DAILY MARKET REPORTS
- U.S. stocks rose broadly on Wednesday after a fresh set of economic data strengthened the Federal Reserve’s patient stance on future rate hikes and as Boeing rose for the first time since Sunday’s deadly crash of a 737 MAX 8 jet in Ethiopia.
- Data Wednesday showed demand for long-lasting goods produced by U.S. factories rose in January for the third consecutive month, a sign of momentum for manufacturers.
- And producer prices edged higher last month, the latest sign that underlying inflation pressures remain tepid and a positive development for investors hoping contained inflation will prevent the Fed from raising rates this year.
- Boeing shares also rebounded Wednesday, supporting the Dow industrials after the largest component in the price-weighted index tumbled to start the week.
- Several countries have suspended flights of the Boeing 737 MAX after the model was involved in a second deadly crash in less than five months on Sunday.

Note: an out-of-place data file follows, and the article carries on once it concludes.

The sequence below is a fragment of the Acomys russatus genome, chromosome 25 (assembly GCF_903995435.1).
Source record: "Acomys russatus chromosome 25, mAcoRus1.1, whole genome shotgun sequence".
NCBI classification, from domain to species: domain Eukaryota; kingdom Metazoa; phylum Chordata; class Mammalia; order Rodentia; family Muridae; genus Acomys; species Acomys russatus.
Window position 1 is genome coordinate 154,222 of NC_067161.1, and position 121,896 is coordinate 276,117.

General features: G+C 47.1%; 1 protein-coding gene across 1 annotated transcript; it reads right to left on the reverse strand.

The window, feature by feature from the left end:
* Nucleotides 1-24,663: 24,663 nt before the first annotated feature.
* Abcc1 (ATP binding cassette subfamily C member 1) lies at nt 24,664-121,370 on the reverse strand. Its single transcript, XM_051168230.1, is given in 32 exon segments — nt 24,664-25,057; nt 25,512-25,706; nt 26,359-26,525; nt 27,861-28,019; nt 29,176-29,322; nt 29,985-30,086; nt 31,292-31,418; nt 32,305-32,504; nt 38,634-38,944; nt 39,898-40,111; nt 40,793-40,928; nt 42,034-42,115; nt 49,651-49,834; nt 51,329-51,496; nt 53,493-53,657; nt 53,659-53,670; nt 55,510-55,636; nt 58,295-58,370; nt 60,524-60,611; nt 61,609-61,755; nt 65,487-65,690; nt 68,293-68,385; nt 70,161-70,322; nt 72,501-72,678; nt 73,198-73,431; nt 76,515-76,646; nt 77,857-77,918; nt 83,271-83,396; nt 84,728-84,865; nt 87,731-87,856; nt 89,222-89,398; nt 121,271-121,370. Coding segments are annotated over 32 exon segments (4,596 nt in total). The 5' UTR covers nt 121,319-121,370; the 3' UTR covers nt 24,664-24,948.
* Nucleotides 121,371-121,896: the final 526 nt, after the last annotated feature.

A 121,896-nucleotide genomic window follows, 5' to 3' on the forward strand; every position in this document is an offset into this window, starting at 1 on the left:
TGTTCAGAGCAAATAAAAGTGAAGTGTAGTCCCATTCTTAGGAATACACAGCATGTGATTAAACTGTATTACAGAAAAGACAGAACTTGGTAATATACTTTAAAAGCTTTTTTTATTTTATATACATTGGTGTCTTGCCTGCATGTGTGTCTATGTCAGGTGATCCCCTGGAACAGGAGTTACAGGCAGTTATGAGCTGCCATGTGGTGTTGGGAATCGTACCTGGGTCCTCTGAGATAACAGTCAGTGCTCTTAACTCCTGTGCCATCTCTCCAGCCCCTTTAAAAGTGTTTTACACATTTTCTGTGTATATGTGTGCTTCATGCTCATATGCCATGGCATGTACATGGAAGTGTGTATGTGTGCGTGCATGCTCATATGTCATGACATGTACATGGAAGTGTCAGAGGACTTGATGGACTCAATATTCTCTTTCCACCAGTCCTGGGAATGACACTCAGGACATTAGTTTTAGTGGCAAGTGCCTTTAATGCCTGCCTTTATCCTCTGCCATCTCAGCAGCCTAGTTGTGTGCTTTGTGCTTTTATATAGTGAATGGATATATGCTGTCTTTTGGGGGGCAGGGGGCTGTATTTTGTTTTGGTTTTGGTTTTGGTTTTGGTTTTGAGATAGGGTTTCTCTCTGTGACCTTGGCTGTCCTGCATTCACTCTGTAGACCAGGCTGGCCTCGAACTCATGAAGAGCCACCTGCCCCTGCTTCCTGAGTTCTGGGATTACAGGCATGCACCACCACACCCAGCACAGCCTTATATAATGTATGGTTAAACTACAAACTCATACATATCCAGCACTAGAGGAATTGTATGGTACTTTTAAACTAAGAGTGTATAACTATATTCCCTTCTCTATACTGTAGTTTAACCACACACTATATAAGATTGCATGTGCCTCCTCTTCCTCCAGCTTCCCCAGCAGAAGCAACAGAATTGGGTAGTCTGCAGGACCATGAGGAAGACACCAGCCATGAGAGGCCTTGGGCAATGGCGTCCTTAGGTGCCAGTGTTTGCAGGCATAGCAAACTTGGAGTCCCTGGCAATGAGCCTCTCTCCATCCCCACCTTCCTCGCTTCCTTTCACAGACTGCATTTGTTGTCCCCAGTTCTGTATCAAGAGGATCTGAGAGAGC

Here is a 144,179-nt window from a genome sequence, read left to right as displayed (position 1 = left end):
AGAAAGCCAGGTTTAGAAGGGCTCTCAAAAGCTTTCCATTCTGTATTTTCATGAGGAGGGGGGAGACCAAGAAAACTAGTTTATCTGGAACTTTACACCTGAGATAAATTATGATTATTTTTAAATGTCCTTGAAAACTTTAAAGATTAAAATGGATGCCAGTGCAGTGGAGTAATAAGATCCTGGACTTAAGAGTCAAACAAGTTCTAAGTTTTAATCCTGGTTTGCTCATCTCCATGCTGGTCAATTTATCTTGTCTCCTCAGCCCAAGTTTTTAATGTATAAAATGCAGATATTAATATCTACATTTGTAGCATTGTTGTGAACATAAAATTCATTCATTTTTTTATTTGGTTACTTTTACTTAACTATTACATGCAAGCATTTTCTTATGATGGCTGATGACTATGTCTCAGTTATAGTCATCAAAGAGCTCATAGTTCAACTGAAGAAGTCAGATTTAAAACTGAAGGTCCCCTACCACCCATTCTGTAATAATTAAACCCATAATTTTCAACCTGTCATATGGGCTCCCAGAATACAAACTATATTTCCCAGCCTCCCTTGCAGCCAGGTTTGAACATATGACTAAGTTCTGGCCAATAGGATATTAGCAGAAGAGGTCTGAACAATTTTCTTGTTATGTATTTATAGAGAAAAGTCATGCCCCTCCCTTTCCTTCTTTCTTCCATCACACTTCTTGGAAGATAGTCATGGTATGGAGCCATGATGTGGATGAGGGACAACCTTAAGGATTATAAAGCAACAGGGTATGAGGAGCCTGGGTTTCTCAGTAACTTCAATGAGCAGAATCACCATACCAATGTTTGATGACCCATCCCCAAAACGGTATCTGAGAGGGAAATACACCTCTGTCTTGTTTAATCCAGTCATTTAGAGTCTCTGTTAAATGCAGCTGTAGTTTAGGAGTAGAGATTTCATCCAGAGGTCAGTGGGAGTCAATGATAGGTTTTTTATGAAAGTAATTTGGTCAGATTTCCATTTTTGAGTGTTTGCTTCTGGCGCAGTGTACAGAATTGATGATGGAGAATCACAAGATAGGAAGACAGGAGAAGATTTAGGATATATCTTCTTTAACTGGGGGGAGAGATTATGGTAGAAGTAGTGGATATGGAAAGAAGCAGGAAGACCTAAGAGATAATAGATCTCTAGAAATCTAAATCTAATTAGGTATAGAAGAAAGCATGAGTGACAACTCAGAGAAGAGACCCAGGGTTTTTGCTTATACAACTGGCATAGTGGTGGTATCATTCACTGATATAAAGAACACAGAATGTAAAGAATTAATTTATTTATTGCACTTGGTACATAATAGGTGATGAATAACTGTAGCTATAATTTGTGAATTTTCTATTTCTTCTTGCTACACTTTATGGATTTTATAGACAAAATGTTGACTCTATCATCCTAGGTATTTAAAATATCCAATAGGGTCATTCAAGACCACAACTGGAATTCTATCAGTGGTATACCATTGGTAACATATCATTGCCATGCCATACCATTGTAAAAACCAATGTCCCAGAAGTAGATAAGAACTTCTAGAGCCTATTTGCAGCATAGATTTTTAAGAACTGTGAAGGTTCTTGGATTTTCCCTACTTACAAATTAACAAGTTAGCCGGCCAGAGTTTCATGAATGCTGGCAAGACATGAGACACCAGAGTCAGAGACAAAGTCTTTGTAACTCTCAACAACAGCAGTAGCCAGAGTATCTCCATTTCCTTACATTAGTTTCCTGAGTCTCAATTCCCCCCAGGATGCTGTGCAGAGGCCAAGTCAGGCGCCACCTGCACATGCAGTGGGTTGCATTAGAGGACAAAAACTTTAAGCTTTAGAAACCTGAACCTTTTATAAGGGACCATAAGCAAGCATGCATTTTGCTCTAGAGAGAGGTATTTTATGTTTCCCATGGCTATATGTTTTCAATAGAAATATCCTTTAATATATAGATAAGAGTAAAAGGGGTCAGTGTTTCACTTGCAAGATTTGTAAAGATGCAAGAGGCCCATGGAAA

- Investors were also optimistic that British lawmakers were set to rule out a no-deal Brexit.
- The parliament is due to vote later in the day on whether the country should leave the European Union on March 29 without a deal, a scenario that business leaders warn would bring chaos to markets globally.
US FINANCIAL MARKET
Boeing to Make Key Change in 737 MAX Cockpit Software
- Boeing is making an extensive change to the flight-control system in the 737 MAX aircraft involved in October’s Lion Air crash in Indonesia, going beyond what many industry officials familiar with the discussions had anticipated.